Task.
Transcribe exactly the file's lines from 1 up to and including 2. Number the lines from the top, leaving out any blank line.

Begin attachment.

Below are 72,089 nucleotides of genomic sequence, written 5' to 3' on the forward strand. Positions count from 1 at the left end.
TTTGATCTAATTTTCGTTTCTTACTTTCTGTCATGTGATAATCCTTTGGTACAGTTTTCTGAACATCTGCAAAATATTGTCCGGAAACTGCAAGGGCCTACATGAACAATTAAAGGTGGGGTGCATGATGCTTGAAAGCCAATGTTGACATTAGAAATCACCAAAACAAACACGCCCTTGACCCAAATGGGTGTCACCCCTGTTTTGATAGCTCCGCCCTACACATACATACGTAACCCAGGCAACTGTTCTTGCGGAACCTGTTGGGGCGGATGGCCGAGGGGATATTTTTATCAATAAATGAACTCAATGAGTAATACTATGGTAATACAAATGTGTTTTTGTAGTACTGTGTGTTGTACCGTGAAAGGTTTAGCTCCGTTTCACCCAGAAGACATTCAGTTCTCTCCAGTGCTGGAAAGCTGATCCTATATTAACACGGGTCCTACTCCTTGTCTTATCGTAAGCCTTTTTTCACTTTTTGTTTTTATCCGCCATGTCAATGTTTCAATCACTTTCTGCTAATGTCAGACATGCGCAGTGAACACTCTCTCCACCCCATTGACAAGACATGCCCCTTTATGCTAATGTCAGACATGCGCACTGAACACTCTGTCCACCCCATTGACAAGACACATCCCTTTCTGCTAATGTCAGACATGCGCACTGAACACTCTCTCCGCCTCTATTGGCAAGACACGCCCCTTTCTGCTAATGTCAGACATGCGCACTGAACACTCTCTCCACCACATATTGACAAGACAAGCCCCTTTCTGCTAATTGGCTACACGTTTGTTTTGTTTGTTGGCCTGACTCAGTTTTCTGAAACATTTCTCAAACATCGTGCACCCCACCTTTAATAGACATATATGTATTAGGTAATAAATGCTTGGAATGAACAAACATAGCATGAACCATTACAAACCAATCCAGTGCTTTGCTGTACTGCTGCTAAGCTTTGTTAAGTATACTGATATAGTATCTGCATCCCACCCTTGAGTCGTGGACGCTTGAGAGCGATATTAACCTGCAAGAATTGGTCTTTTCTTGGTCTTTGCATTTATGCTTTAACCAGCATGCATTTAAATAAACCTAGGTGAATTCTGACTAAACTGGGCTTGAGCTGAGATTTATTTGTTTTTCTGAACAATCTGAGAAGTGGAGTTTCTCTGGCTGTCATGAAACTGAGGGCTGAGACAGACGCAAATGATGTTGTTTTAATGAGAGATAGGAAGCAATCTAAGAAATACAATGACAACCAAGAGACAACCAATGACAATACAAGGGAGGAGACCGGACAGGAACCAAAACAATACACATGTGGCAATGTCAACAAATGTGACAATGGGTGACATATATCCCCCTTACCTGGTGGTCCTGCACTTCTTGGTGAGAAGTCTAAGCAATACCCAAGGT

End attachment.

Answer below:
Below are 72,089 nucleotides of genomic sequence, written 5' to 3' on the forward strand. Positions count from 1 at the left end.
TTTGATCTAATTTTCGTTTCTTACTTTCTGTCATGTGATAATCCTTTGGTACAGTTTTCTGAACATCTGCAAAATATTGTCCGGAAACTGCAAGGGCCTACATGAACAATTAAAGGTGGGGTGCATGATGCTTGAAAGCCAATGTTGACATTAGAAATCACCAAAACAAACACGCCCTTGACCCAAATGGGTGTCACCCCTGTTTTGATAGCTCCGCCCTACACATACATACGTAACCCAGGCAACTGTTCTTGCGGAACCTGTTGGGGCGGATGGCCGAGGGGATATTTTTATCAATAAATGAACTCAATGAGTAATACTATGGTAATACAAATGTGTTTTTGTAGTACTGTGTGTTGTACCGTGAAAGGTTTAGCTCCGTTTCACCCAGAAGACATTCAGTTCTCTCCAGTGCTGGAAAGCTGATCCTATATTAACACGGGTCCTACTCCTTGTCTTATCGTAAGCCTTTTTTCACTTTTTGTTTTTATCCGCCATGTCAATGTTTCAATCACTTTCTGCTAATGTCAGACATGCGCAGTGAACACTCTCTCCACCCCATTGACAAGACATGCCCCTTTATGCTAATGTCAGACATGCGCACTGAACACTCTGTCCACCCCATTGACAAGACACATCCCTTTCTGCTAATGTCAGACATGCGCACTGAACACTCTCTCCGCCTCTATTGGCAAGACACGCCCCTTTCTGCTAATGTCAGACATGCGCACTGAACACTCTCTCCACCACATATTGACAAGACAAGCCCCTTTCTGCTAATTGGCTACACGTTTGTTTTGTTTGTTGGCCTGACTCAGTTTTCTGAAACATTTCTCAAACATCGTGCACCCCACCTTTAATAGACATATATGTATTAGGTAATAAATGCTTGGAATGAACAAACATAGCATGAACCATTACAAACCAATCCAGTGCTTTGCTGTACTGCTGCTAAGCTTTGTTAAGTATACTGATATAGTATCTGCATCCCACCCTTGAGTCGTGGACGCTTGAGAGCGATATTAACCTGCAAGAATTGGTCTTTTCTTGGTCTTTGCATTTATGCTTTAACCAGCATGCATTTAAATAAACCTAGGTGAATTCTGACTAAACTGGGCTTGAGCTGAGATTTATTTGTTTTTCTGAACAATCTGAGAAGTGGAGTTTCTCTGGCTGTCATGAAACTGAGGGCTGAGACAGACGCAAATGATGTTGTTTTAATGAGAGATAGGAAGCAATCTAAGAAATACAATGACAACCAAGAGACAACCAATGACAATACAAGGGAGGAGACCGGACAGGAACCAAAACAATACACATGTGGCAATGTCAACAAATGTGACAATGGGTGACATATATCCCCCTTACCTGGTGGTCCTGCACTTCTTGGTGAGAAGTCTAAGCAATACCCAAGGT